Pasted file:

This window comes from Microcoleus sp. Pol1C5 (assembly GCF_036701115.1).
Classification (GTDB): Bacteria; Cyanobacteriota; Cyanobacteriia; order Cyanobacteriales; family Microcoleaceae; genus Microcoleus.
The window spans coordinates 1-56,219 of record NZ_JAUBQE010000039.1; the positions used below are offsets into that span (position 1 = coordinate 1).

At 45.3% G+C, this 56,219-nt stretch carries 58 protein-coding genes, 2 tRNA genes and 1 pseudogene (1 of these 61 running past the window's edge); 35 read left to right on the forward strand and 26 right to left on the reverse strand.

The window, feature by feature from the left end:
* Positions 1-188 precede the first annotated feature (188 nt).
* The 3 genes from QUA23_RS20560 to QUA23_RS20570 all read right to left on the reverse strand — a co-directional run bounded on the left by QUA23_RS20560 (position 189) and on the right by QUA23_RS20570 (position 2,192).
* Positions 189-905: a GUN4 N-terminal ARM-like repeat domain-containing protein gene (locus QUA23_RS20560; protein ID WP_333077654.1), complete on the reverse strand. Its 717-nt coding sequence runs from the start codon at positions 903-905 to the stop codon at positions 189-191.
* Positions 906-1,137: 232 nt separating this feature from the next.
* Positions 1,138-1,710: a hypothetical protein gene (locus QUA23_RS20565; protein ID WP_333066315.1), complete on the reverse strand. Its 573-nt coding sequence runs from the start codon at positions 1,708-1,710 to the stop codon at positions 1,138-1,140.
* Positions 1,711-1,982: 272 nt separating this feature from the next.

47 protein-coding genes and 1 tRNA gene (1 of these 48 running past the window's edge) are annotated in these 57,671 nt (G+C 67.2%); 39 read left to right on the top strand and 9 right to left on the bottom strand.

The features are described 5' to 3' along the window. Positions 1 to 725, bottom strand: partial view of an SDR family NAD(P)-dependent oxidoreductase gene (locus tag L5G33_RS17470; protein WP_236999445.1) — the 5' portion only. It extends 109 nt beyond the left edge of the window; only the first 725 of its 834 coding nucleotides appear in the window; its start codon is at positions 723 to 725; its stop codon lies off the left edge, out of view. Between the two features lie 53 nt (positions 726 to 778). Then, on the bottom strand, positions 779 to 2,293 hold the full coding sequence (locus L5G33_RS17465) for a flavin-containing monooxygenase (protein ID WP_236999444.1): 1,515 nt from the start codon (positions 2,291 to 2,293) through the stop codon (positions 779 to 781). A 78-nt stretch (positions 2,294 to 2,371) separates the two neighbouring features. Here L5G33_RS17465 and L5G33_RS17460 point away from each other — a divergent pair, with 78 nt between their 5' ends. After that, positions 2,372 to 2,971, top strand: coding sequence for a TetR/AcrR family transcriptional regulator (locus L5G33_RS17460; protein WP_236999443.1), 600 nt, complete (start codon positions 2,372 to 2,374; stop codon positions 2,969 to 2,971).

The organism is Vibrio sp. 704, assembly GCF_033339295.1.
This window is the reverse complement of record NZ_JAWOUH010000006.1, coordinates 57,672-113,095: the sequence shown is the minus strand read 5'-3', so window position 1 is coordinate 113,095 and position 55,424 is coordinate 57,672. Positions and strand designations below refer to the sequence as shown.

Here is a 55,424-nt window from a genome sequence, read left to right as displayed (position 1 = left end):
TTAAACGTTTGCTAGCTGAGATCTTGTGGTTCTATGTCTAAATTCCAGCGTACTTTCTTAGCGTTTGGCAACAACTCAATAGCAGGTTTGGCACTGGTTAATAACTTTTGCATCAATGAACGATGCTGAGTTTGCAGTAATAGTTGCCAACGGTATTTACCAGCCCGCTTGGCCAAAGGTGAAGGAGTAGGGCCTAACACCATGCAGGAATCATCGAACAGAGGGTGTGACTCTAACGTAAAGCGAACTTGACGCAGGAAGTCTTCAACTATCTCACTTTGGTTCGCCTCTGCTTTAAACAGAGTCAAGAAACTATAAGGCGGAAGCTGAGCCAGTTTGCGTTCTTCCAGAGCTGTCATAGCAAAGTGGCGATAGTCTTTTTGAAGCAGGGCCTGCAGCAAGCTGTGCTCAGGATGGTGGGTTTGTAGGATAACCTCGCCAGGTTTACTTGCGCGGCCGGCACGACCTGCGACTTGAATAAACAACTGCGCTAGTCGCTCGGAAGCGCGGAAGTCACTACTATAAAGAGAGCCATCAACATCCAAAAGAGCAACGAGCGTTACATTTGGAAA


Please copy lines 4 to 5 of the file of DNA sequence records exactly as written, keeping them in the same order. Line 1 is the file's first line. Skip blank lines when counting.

At 45.3% G+C, this 56,219-nt stretch carries 58 protein-coding genes, 2 tRNA genes and 1 pseudogene (1 of these 61 running past the window's edge); 35 read left to right on the forward strand and 26 right to left on the reverse strand.

The window, feature by feature from the left end: